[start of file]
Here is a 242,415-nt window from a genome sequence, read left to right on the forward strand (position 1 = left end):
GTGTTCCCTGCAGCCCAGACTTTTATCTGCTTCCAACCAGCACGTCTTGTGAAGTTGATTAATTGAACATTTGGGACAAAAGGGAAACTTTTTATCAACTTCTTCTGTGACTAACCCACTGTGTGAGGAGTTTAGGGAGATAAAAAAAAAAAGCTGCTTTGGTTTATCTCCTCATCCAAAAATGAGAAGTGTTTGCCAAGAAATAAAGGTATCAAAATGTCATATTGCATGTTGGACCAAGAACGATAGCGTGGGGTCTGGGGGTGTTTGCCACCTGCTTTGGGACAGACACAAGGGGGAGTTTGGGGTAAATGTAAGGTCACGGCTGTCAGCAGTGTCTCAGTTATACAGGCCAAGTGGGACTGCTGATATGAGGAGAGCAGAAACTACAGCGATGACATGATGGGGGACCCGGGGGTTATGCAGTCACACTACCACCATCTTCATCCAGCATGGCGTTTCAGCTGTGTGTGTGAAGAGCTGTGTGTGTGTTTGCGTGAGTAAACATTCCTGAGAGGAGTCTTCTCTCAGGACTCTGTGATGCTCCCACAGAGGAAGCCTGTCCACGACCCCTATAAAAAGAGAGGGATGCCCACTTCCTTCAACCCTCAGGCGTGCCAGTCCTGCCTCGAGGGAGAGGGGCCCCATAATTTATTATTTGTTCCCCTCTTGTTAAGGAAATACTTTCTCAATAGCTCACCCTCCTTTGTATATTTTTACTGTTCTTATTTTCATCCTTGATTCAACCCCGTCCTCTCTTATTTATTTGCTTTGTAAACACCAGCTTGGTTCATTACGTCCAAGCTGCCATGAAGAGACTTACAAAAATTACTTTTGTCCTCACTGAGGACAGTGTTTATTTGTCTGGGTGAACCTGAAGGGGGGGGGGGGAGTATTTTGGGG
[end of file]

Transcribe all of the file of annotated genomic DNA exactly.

Here is a 242,415-nt window from a genome sequence, read left to right on the forward strand (position 1 = left end):
GTGTTCCCTGCAGCCCAGACTTTTATCTGCTTCCAACCAGCACGTCTTGTGAAGTTGATTAATTGAACATTTGGGACAAAAGGGAAACTTTTTATCAACTTCTTCTGTGACTAACCCACTGTGTGAGGAGTTTAGGGAGATAAAAAAAAAAAGCTGCTTTGGTTTATCTCCTCATCCAAAAATGAGAAGTGTTTGCCAAGAAATAAAGGTATCAAAATGTCATATTGCATGTTGGACCAAGAACGATAGCGTGGGGTCTGGGGGTGTTTGCCACCTGCTTTGGGACAGACACAAGGGGGAGTTTGGGGTAAATGTAAGGTCACGGCTGTCAGCAGTGTCTCAGTTATACAGGCCAAGTGGGACTGCTGATATGAGGAGAGCAGAAACTACAGCGATGACATGATGGGGGACCCGGGGGTTATGCAGTCACACTACCACCATCTTCATCCAGCATGGCGTTTCAGCTGTGTGTGTGAAGAGCTGTGTGTGTGTTTGCGTGAGTAAACATTCCTGAGAGGAGTCTTCTCTCAGGACTCTGTGATGCTCCCACAGAGGAAGCCTGTCCACGACCCCTATAAAAAGAGAGGGATGCCCACTTCCTTCAACCCTCAGGCGTGCCAGTCCTGCCTCGAGGGAGAGGGGCCCCATAATTTATTATTTGTTCCCCTCTTGTTAAGGAAATACTTTCTCAATAGCTCACCCTCCTTTGTATATTTTTACTGTTCTTATTTTCATCCTTGATTCAACCCCGTCCTCTCTTATTTATTTGCTTTGTAAACACCAGCTTGGTTCATTACGTCCAAGCTGCCATGAAGAGACTTACAAAAATTACTTTTGTCCTCACTGAGGACAGTGTTTATTTGTCTGGGTGAACCTGAAGGGGGGGGGGGGAGTATTTTGGGG